One important UX job title is User Experience Designer. Sounds like UI Designer but it isn’t.
So, what is the difference between designing a user interface and a user experience? Answer is, “Almost Everything.”
Designing a user interface is actually pretty straight-forward. It’s all about where you put the buttons and controls to match the work flow or user story, plus maybe the colors, labels, error messages, and like that. It takes knowledge, experience, training, and more. It can be quite convoluted, for sure, but still reasonably simple.
Designing a user “experience” is a completely different idea; an experience has less to do with the UI design itself than about how the user feels while using it. Experience is something that happens between the ears of your user, after all, so how are you going to design that?
Like UI design, you’ve got to start with a plan. However, trying to design a user experience requires defining and understanding exactly what kind of experience you want your users to have while interacting with your system, and knowing how to evoke the experience you want the user to have. That is the difficult part. In my experience a good user experience comes from giving users freedom while encouraging the correct path or direction subtly and sensitively. Jack-booted thugs never create good a good user experience!
For example, designing a meal might be deciding on a theme, then assembling recipes, inviting friends, buying the food, and preparing and staging the meal.
But, what will your guests experience while attending your dinner? This is where you start in designing a user experience… how do you want your guests to feel? Welcome? Entertained? Safe? Comfortable? Appreciated?
Too often our users experience frustration and feelings of inadequacy when interacting with software that is poorly designed. Fancy buttons and garish colors distract, heavy graphic design obfuscates the system’s purpose, error messages offend and berate rather than help the user. Inconsistent labels confuse and mislead.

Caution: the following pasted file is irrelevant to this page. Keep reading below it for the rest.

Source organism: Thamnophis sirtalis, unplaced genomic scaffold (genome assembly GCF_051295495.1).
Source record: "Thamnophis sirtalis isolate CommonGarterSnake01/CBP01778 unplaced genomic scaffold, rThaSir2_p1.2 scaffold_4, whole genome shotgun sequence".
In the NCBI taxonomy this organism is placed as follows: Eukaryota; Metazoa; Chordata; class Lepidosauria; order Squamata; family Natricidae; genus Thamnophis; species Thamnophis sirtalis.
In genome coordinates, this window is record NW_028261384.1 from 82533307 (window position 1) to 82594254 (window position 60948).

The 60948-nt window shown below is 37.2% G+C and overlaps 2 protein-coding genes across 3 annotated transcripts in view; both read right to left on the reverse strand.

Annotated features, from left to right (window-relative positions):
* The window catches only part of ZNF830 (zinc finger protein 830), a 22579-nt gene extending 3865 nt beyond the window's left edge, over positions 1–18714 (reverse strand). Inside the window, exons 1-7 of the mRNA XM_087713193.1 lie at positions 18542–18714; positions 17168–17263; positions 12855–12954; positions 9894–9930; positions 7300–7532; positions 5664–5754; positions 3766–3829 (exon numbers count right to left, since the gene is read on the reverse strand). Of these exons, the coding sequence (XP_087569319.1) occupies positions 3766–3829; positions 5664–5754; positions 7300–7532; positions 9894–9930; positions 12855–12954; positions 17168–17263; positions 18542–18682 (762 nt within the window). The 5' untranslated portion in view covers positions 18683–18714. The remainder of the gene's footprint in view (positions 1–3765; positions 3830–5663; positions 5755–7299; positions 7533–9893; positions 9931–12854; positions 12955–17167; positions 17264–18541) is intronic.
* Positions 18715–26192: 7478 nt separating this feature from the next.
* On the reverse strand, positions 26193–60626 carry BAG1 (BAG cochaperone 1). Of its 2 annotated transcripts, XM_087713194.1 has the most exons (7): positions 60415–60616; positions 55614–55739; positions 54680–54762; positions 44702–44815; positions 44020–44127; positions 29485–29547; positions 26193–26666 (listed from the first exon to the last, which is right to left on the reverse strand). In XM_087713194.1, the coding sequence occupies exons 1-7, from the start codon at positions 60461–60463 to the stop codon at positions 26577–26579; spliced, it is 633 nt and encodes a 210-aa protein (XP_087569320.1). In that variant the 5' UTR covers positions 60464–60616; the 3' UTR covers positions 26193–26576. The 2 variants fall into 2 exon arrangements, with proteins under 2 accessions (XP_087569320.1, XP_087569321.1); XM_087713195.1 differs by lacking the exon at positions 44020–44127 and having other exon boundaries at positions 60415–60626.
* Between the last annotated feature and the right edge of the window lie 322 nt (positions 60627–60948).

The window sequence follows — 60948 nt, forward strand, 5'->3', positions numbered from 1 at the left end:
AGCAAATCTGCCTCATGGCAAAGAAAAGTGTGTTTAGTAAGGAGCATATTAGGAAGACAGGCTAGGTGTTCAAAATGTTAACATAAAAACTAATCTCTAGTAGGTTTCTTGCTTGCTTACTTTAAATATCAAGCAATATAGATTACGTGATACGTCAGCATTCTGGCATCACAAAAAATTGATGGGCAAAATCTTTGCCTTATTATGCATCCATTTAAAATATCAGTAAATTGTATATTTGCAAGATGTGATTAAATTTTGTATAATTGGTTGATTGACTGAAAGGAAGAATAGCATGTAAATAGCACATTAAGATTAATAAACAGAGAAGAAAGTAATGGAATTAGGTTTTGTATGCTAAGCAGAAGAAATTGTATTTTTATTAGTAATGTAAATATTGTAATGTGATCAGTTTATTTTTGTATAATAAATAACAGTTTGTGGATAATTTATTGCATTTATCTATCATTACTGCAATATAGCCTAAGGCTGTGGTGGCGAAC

Focusing on the experience first can help us design what the user sees and interacts with to create the experience we want them to have.
Experience: delight, ease of use, satisfaction, accomplishment, understanding. Plus some of the feelings from the “dinner party” above; welcome, entertained, safe, comfortable, and appreciated.
Just how will you create the experience of delight in your users? Not an easy thing to facilitate, believe me. However, careful design can indeed create a delightful experience in your users.
Think about the user interface designs that make you feel smart and competent; just what was it that made that happen? They are logical, light and simple. You know instantly what you need to do to reach your goal(s). Along the way the colors and shapes are not intrusive — you really don’t notice colors or shapes, they simply support your understanding of the system and lead you from step to step to your goal. Perhaps a simple animation makes the state of a switch perfectly clear, for instance. You sweep through and quickly accomplish everything you need to, and the result is delight.
The delightful system has no ego. It doesn’t draw attention to itself. It always makes its intentions known through subtle clues. It doesn’t overload the user’s cognitive capacity with useless bric-a-brac. The scent of its different offerings is clear and unmistakeable. It is accessible, and its controls have “roles” so that where the user’s device can support it, the user sees a keyboard that facilitates the task at hand like entering an email address or a telephone number.
Perhaps it’s not possible to make every design “delightful” to the degree you’d like — the very nature of some systems just won’t allow that to happen. But, a clear understanding of what your users should “experience” along with keeping focus on that will help you shape and form your experience design to facilitate your users loving the system.